Cleaning is an important life skill for a child to learn. But getting a child excited about cleaning can be difficult. With the help of Sears Clean, Here are 10 tips to teach your child the skills to clean properly in the future.
Make it a game
One simple way to get children excited to learn these skills is for the parent to turn the task into a game. This can be easy for things like sorting, by challenging the child to sort everything properly. This is helpful for chores like laundry, where a child can sort things by color before the clothes go in, or by family member after the clothes are finished. Turning tasks into a game can help make them fun and engaging for children.
Start them young
Show the child the importance of helping around the house from a young age. Demonstrating that everyone in the home has a part to play is important in encouraging them to do their chores in the future. This tip can help parents avoid many future arguments about helping out around the house, as the child gets older.
If you do start having your child help out from a young age, make sure each task that you give them are manageable. For example, it wouldn’t make a lot of to have a four year old do laundry all on his or her own. This would be too complicated because they would have to remember to sort the clothes, read clothing labels, set the machine properly, clean the lint trap, and fold the clothes afterward. The sorting example from earlier is a great place to start here, because children are able to identify colors and other physical parts of clothing.
Break chores down into individual tasks
Give the child a step-by-step guide on doing the task. For doing dishes, describe how they need to rinse the plate, scrub it with dish soap and a sponge, and then dry it with a towel. Make sure the task does not have too many parts to it, so that the child can remember them and do them properly.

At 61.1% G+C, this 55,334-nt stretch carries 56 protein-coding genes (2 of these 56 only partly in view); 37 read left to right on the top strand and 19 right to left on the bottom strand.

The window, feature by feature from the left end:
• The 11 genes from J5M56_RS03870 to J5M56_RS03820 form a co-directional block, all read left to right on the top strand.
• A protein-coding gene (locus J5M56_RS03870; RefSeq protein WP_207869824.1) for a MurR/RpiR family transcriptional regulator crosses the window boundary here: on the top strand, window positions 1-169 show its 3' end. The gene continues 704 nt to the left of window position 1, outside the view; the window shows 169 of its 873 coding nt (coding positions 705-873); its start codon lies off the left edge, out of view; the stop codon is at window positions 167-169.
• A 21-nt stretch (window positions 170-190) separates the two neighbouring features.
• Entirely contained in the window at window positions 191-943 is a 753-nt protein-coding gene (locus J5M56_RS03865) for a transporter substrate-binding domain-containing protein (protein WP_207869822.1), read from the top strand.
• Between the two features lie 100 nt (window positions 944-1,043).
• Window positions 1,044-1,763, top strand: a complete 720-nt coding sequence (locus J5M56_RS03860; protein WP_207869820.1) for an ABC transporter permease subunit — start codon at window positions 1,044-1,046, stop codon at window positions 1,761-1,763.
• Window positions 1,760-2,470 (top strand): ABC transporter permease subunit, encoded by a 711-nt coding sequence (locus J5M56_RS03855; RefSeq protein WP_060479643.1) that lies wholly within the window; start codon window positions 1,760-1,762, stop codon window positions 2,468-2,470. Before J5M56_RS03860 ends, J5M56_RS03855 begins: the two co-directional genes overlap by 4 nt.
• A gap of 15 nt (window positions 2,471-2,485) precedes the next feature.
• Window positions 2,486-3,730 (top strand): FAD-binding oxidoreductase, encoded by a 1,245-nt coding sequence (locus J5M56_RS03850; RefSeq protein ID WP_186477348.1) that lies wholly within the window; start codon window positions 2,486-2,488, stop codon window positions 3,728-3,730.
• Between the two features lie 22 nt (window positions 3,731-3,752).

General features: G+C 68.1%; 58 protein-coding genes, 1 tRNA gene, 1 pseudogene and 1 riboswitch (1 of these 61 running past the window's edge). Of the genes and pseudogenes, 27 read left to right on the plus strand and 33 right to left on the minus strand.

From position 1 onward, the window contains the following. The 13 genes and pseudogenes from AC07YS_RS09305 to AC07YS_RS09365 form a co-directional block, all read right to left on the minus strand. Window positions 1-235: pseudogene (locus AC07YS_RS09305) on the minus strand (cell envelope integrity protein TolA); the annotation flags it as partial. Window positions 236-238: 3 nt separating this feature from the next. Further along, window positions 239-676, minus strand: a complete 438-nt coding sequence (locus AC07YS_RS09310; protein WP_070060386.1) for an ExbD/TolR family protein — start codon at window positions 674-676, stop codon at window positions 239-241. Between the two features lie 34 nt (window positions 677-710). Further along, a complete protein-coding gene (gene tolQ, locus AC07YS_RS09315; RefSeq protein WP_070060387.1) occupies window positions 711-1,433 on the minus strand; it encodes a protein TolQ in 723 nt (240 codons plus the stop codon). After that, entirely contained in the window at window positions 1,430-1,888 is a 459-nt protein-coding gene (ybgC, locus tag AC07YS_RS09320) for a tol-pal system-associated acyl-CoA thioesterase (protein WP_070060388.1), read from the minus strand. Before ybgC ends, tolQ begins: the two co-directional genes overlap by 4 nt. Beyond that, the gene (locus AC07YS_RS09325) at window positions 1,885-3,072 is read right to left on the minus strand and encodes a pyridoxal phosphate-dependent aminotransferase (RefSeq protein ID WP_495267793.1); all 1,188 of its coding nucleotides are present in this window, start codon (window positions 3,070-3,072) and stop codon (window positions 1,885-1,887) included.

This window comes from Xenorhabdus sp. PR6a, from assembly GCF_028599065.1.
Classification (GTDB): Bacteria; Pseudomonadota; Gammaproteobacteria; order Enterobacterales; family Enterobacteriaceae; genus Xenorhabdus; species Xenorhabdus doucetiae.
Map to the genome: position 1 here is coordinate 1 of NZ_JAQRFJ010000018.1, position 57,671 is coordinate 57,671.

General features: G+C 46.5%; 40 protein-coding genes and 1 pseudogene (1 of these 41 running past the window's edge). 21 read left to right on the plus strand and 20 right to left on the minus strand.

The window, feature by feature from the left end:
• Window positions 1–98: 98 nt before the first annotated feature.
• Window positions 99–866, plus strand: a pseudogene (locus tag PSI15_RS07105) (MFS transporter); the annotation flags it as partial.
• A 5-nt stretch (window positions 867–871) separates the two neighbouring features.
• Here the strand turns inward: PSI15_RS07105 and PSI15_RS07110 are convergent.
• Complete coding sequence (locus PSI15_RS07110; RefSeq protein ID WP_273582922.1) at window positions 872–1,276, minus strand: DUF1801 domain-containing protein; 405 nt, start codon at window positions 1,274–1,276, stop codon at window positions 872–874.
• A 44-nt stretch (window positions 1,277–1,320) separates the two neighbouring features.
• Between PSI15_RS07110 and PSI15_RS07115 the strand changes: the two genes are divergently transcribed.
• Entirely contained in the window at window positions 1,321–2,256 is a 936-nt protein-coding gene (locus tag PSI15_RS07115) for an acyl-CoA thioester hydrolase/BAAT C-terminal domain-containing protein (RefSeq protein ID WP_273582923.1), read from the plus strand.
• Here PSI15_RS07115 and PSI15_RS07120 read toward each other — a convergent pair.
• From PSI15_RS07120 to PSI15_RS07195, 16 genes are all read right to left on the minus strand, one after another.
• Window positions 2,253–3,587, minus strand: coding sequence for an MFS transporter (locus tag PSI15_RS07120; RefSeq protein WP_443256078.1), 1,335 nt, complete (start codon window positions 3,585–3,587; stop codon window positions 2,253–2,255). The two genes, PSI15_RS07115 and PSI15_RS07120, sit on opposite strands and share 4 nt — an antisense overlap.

Give them gradually harder tasks as they grow
As they grow up, parents can start to teach children more complicated tasks. By the time they are a teenager or approaching young adult-hood, they are probably ready to take on tasks like laundry supposing they have worked their way up to it. This is easy, just add putting the clothes into the washing machine and setting it properly as a step after sorting the clothes, and so on and so on. Gradually add on to tasks until a child is able to perform all of it.
Let the child observe someone else doing the task
A key element in this is letting the child understand that it is important for everyone to lend a helping hand. This starts with parents by showing them that they are helping as well. Letting a child watch you clean will also help them learn how to it themselves. Seeing a task being done properly will help the child understand their role as helpers, and help them understand different tasks. It is also important to demonstrate a chore for them before asking them to complete it.
Work with them
This will help your child learn about teamwork by breaking down tasks that are for the child and yourself. Back to laundry, let them know you are there for help, and what you will be doing after the child’s task is finished.
Teach them failure is not a bad thing
Failure is a part of life, and overcoming it is an important life skill. This starts with the parents by keeping a positive attitude in the face of failure, as well as giving the child constructive criticism and advice on fixing the mistake. Remember, many of these tasks will be new to your child, and learning them can take time.
This last reason is why repetition is important. It is rare for someone to get a task done perfectly on the first try, so parents need to make sure the chore is repeated over time to properly learn it.
Patience is one of the most important parts of this process. Parents need to stay positive and encouraging: remember to the child none of this is common sense. This is especially true for children with autism. An autism spectrum disorder can make learning a new skill difficult for a child and can lead to frustration. In this case, it’s important to keep your head and be encouraging.